Message Received: FDOT nixes roundabout option, plans right-turn alternative and other improvements at Beach Road and Midnight Pass.

| September 1, 2016

By Roger Drouin

Changes are coming to the intersection of Beach Road and Midnight Pass — but the option that was chosen by the Florida Department of Transportation is likely to have some residents, vacationers, and business owners pleased.

The state agency has nixed the most controversial option of a roundabout. Instead, FDOT has chosen an alternative that would add a modified and signalized right turn lane onto Midnight Pass, FDOT project manager David Jones told Siesta Sand. In addition, the project will also add a bike lane through the intersection, improved crosswalks with high reflectivity, as well as a signalized left turn lane onto Midnight Pass from Beach Road. The project is designed to increase pedestrian safety for beachgoers at one of the Key’s busiest intersections.

cover article renderIn addition to the new crosswalk across the northern leg of Midnight Pass and across Beach Road, FDOT is also considering adding a crosswalk at the southern terminus of the intersection.

The agency plans to make a presentation on the project at the upcoming Sept. 1 SKA monthly meeting at St. Boniface Church schedule at 4:30 PM in Room F and at another forthcoming public meeting during the winter season. “A lot of residents think a roundabout is still planned,” Jones said, and he wants to update the public on the change.

The alternative was chosen for two significant reasons. At $1.4 million, the cost for a roundabout was three-and-a-half times as much as the right-turn lane alternative — which is estimated to cost $403,000. More significantly for residents and vacationers, the FDOT’s analysis found that a roundabout could back up the entire intersection at certain times, Jones said.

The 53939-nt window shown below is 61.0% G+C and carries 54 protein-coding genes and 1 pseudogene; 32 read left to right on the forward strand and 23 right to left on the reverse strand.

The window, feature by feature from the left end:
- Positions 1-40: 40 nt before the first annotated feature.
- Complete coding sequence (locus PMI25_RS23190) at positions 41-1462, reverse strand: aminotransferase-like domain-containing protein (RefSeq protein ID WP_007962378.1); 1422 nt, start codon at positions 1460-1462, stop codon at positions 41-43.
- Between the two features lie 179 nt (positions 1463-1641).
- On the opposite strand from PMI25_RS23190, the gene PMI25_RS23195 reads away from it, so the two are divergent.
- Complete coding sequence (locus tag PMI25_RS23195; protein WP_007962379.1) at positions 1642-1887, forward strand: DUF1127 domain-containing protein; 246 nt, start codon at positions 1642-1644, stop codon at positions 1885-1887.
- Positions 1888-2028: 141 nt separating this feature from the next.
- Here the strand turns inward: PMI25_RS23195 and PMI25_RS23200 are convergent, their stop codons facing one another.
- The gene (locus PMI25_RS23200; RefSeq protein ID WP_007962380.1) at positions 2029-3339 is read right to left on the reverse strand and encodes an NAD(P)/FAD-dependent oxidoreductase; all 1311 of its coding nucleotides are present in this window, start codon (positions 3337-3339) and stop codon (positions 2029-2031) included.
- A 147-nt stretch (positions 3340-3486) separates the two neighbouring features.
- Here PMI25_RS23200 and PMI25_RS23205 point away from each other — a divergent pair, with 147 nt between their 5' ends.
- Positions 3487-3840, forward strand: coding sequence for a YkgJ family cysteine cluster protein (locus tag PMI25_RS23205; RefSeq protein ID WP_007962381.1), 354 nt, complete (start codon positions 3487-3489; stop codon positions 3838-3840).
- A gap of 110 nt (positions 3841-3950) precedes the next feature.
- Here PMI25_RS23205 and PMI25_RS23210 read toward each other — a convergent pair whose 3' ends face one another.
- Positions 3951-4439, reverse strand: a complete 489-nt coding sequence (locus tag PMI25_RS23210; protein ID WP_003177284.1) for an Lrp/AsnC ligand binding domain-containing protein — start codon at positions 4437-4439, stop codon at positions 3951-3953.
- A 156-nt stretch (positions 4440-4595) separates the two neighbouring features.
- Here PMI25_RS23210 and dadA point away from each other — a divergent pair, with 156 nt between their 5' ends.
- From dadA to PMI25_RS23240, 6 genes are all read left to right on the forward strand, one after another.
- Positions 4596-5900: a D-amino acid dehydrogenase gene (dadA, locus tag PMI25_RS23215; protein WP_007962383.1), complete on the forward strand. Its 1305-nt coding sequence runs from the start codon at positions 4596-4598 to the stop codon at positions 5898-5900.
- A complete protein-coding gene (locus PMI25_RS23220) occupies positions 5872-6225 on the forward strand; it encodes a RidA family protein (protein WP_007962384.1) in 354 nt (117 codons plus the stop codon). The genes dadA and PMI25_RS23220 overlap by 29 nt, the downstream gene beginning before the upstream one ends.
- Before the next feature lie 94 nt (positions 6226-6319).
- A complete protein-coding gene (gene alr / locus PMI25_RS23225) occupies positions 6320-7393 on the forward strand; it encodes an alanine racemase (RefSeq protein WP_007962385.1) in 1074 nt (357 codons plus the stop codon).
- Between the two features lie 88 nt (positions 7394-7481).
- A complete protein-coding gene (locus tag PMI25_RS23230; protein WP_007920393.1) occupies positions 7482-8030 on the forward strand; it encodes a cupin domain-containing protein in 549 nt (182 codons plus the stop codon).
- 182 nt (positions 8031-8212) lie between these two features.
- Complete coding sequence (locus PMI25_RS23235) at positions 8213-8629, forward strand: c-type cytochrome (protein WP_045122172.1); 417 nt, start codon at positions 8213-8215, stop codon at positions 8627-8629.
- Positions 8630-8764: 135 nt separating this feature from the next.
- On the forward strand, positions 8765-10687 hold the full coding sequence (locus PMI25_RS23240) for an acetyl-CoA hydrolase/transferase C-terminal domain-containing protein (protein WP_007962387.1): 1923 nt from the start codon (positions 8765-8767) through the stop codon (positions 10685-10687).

During a set of previous meetings back in 2015, FDOT engineers were on hand to present details for three options: the roundabout; a modified and signalized right turn lane onto Midnight Pass; and a third “do-nothing” option that leaves the intersection the way it is. The overwhelming majority of the public who made comments to the state transportation agency were opposed to the idea of a roundabout.

Of 90-plus comments received, only one was not opposed to the roundabout, Jones said.

In addition to the traffic analysis and the cost of a roundabout, the FDOT’s planners also took that public input into account when making a decision on how to improve the intersection. Jones took over as project manager this past spring so he was not present at the previous workshops, but Jones believes — based on the public input submitted — that many residents will be relieved that the state is opting for a different alternative.

Avoiding a back-up

FDOT initially considered a roundabout as an option back in 2015 because traffic studies typically show the circular traffic devices lead to better traffic flow and safer conditions, especially for pedestrians, said Jones.